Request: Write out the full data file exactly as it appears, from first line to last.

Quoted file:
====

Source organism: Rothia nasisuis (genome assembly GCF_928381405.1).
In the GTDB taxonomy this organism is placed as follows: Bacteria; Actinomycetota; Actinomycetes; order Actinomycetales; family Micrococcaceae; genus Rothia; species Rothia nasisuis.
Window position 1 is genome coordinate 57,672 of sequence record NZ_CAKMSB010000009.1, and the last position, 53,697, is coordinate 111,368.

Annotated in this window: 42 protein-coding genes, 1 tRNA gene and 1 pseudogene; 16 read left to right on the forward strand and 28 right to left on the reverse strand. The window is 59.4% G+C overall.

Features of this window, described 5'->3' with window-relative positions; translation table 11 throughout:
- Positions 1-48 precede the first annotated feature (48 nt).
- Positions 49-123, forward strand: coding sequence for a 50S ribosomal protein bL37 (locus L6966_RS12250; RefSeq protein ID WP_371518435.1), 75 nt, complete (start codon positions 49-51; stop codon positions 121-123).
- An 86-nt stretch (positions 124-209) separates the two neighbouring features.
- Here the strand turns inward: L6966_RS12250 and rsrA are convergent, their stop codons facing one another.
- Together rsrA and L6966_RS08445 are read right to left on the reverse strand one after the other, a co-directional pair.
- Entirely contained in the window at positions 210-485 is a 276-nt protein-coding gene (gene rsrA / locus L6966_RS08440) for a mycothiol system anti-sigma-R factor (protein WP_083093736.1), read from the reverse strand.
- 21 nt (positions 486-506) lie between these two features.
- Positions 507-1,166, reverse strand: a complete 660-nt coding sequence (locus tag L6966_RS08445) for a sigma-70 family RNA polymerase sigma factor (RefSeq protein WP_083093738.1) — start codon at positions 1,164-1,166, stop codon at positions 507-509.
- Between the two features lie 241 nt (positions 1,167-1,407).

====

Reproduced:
Source organism: Rothia nasisuis (genome assembly GCF_928381405.1).
In the GTDB taxonomy this organism is placed as follows: Bacteria; Actinomycetota; Actinomycetes; order Actinomycetales; family Micrococcaceae; genus Rothia; species Rothia nasisuis.
Window position 1 is genome coordinate 57,672 of sequence record NZ_CAKMSB010000009.1, and the last position, 53,697, is coordinate 111,368.

Annotated in this window: 42 protein-coding genes, 1 tRNA gene and 1 pseudogene; 16 read left to right on the forward strand and 28 right to left on the reverse strand. The window is 59.4% G+C overall.

Features of this window, described 5'->3' with window-relative positions; translation table 11 throughout:
- Positions 1-48 precede the first annotated feature (48 nt).
- Positions 49-123, forward strand: coding sequence for a 50S ribosomal protein bL37 (locus L6966_RS12250; RefSeq protein ID WP_371518435.1), 75 nt, complete (start codon positions 49-51; stop codon positions 121-123).
- An 86-nt stretch (positions 124-209) separates the two neighbouring features.
- Here the strand turns inward: L6966_RS12250 and rsrA are convergent, their stop codons facing one another.
- Together rsrA and L6966_RS08445 are read right to left on the reverse strand one after the other, a co-directional pair.
- Entirely contained in the window at positions 210-485 is a 276-nt protein-coding gene (gene rsrA / locus L6966_RS08440) for a mycothiol system anti-sigma-R factor (protein WP_083093736.1), read from the reverse strand.
- 21 nt (positions 486-506) lie between these two features.
- Positions 507-1,166, reverse strand: a complete 660-nt coding sequence (locus tag L6966_RS08445) for a sigma-70 family RNA polymerase sigma factor (RefSeq protein WP_083093738.1) — start codon at positions 1,164-1,166, stop codon at positions 507-509.
- Between the two features lie 241 nt (positions 1,167-1,407).